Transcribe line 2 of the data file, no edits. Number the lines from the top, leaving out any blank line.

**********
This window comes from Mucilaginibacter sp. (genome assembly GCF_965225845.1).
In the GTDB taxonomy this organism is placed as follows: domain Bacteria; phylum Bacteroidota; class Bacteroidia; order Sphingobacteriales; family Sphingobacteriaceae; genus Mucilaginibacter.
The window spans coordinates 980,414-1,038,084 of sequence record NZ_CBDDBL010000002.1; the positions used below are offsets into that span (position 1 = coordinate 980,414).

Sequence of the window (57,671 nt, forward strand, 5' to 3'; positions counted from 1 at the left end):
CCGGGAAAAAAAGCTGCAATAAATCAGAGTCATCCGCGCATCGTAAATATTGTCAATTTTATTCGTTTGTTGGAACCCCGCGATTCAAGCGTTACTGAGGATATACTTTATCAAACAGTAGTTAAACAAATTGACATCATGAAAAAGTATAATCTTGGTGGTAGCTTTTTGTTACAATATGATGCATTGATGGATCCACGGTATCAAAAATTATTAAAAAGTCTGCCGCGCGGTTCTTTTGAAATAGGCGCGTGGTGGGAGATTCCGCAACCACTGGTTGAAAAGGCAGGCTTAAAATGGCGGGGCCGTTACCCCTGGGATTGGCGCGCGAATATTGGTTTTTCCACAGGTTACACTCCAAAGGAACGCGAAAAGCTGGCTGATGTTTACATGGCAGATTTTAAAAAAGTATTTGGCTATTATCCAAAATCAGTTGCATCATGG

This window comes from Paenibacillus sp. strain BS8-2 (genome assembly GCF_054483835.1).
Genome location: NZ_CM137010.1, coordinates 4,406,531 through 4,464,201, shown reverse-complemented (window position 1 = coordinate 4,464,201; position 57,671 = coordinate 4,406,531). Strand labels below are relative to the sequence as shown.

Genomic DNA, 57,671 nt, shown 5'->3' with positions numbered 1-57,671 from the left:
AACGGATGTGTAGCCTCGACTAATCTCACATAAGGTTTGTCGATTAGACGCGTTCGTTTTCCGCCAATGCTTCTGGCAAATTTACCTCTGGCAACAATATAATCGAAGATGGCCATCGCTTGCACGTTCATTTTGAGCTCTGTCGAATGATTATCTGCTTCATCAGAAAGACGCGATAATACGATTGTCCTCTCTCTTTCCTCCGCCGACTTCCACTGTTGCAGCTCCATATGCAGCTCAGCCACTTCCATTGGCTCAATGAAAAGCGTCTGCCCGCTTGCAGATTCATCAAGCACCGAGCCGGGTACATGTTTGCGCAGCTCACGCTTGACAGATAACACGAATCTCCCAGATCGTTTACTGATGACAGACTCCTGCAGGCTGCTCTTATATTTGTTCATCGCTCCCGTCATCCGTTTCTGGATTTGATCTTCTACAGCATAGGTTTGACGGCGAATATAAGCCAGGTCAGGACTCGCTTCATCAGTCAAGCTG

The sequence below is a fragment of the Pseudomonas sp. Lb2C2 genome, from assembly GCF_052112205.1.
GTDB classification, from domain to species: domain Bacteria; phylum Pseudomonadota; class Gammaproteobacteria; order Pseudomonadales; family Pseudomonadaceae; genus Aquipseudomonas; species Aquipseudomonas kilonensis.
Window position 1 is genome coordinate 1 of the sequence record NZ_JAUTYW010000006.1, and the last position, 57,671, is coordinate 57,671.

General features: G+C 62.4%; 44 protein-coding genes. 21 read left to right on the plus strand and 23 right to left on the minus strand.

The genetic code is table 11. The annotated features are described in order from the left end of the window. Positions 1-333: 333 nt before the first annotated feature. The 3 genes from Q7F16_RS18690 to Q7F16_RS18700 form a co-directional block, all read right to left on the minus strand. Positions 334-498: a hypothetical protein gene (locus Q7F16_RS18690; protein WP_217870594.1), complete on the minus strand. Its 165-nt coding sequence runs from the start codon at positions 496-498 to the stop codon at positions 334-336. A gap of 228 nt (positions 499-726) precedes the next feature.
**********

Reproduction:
In the GTDB taxonomy this organism is placed as follows: domain Bacteria; phylum Bacteroidota; class Bacteroidia; order Sphingobacteriales; family Sphingobacteriaceae; genus Mucilaginibacter.